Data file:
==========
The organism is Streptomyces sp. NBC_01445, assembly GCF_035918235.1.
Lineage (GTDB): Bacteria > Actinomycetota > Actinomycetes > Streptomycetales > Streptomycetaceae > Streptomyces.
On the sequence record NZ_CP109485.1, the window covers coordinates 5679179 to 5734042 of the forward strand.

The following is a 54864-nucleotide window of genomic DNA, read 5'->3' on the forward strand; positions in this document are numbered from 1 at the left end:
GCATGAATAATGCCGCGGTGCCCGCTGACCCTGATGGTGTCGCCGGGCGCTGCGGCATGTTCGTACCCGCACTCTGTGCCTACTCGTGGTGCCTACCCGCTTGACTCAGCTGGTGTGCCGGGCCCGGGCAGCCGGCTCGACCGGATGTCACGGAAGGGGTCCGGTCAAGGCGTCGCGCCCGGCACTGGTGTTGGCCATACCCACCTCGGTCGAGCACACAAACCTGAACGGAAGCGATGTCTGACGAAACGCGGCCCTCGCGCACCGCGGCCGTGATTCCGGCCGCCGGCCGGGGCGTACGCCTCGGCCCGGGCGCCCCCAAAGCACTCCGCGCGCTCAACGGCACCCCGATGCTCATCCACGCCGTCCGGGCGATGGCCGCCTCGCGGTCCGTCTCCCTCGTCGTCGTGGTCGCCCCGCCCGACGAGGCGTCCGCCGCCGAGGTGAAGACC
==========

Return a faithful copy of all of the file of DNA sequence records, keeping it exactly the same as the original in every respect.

The organism is Streptomyces sp. NBC_01445, assembly GCF_035918235.1.
Lineage (GTDB): Bacteria > Actinomycetota > Actinomycetes > Streptomycetales > Streptomycetaceae > Streptomyces.
On the sequence record NZ_CP109485.1, the window covers coordinates 5679179 to 5734042 of the forward strand.

The following is a 54864-nucleotide window of genomic DNA, read 5'->3' on the forward strand; positions in this document are numbered from 1 at the left end:
GCATGAATAATGCCGCGGTGCCCGCTGACCCTGATGGTGTCGCCGGGCGCTGCGGCATGTTCGTACCCGCACTCTGTGCCTACTCGTGGTGCCTACCCGCTTGACTCAGCTGGTGTGCCGGGCCCGGGCAGCCGGCTCGACCGGATGTCACGGAAGGGGTCCGGTCAAGGCGTCGCGCCCGGCACTGGTGTTGGCCATACCCACCTCGGTCGAGCACACAAACCTGAACGGAAGCGATGTCTGACGAAACGCGGCCCTCGCGCACCGCGGCCGTGATTCCGGCCGCCGGCCGGGGCGTACGCCTCGGCCCGGGCGCCCCCAAAGCACTCCGCGCGCTCAACGGCACCCCGATGCTCATCCACGCCGTCCGGGCGATGGCCGCCTCGCGGTCCGTCTCCCTCGTCGTCGTGGTCGCCCCGCCCGACGAGGCGTCCGCCGCCGAGGTGAAGACC